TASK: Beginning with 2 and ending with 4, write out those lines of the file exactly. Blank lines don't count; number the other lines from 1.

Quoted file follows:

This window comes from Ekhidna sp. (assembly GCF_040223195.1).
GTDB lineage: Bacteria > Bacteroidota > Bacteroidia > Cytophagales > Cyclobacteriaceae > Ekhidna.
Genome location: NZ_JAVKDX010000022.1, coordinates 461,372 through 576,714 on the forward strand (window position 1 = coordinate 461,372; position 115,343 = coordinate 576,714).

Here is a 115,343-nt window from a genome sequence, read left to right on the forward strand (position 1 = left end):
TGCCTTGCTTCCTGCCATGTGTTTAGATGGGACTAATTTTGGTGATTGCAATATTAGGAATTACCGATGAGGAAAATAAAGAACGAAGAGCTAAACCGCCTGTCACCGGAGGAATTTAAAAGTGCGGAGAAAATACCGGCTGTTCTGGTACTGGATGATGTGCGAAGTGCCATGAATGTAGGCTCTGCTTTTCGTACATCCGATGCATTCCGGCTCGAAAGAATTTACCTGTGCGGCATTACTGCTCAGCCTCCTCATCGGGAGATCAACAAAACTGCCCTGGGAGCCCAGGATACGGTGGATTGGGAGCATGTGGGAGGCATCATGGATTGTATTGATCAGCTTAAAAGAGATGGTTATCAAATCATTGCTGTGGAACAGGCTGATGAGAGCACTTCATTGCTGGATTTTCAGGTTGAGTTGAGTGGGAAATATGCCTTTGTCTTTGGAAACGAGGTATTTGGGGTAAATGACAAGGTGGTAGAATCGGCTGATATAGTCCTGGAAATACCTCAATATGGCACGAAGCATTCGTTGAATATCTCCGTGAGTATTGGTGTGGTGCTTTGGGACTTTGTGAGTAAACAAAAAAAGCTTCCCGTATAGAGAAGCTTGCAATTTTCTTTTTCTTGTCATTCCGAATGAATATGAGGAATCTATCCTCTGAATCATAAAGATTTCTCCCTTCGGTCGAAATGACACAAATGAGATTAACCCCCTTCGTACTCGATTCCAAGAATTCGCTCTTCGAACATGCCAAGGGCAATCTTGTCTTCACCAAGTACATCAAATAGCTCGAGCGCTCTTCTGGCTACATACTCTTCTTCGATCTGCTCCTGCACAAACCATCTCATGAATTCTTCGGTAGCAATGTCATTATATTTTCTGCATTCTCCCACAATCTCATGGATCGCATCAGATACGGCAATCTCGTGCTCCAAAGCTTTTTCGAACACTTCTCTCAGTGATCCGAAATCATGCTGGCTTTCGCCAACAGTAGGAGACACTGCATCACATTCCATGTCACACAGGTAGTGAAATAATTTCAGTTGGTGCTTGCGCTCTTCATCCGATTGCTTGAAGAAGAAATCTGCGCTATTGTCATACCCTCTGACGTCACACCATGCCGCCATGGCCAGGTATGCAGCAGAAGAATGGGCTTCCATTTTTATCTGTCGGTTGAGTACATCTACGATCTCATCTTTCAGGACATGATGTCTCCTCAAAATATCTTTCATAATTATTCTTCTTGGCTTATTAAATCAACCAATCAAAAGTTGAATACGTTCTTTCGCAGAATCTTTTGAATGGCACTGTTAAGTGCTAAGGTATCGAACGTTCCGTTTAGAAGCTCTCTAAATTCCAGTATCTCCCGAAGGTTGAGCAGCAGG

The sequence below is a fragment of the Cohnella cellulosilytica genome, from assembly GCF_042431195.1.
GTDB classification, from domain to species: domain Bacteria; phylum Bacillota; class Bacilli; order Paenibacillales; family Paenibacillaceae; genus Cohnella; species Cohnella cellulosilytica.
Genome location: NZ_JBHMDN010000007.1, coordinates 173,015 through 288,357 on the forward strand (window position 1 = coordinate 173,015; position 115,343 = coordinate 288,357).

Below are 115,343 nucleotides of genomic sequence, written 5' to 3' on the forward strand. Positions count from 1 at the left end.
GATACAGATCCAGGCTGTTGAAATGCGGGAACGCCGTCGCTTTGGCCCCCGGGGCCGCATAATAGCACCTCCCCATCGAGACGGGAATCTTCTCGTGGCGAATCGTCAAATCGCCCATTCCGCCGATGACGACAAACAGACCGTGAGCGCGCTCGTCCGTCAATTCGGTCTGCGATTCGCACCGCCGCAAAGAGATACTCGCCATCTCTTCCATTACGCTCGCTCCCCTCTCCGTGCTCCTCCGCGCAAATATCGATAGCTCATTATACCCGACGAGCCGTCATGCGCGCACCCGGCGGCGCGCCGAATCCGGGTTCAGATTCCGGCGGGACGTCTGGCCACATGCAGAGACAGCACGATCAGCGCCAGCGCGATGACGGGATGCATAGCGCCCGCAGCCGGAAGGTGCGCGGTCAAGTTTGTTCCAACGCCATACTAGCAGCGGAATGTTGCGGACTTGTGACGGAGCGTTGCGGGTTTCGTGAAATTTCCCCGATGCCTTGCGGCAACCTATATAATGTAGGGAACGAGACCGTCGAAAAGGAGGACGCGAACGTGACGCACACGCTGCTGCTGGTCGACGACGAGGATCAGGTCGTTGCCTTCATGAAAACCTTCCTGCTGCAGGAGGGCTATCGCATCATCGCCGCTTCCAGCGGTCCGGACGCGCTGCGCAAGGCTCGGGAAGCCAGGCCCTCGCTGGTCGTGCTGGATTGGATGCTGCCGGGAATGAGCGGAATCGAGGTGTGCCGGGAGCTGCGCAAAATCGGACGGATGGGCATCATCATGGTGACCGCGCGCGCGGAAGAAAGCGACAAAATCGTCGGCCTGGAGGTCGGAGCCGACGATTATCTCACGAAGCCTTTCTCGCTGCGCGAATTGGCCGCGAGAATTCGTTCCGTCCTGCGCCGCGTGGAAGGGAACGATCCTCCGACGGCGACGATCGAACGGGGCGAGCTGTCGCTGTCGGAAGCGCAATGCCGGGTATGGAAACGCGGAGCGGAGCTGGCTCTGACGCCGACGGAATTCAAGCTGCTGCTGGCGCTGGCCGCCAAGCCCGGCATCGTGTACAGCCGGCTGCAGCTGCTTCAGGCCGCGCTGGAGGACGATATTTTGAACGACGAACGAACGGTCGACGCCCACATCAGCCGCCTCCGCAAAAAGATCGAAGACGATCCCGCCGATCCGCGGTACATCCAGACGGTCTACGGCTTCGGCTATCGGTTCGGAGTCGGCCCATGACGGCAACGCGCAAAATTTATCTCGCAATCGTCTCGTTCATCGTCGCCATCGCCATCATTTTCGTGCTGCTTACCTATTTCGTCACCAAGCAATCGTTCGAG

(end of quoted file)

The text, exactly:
GTDB lineage: Bacteria > Bacteroidota > Bacteroidia > Cytophagales > Cyclobacteriaceae > Ekhidna.
Genome location: NZ_JAVKDX010000022.1, coordinates 461,372 through 576,714 on the forward strand (window position 1 = coordinate 461,372; position 115,343 = coordinate 576,714).

Here is a 115,343-nt window from a genome sequence, read left to right on the forward strand (position 1 = left end):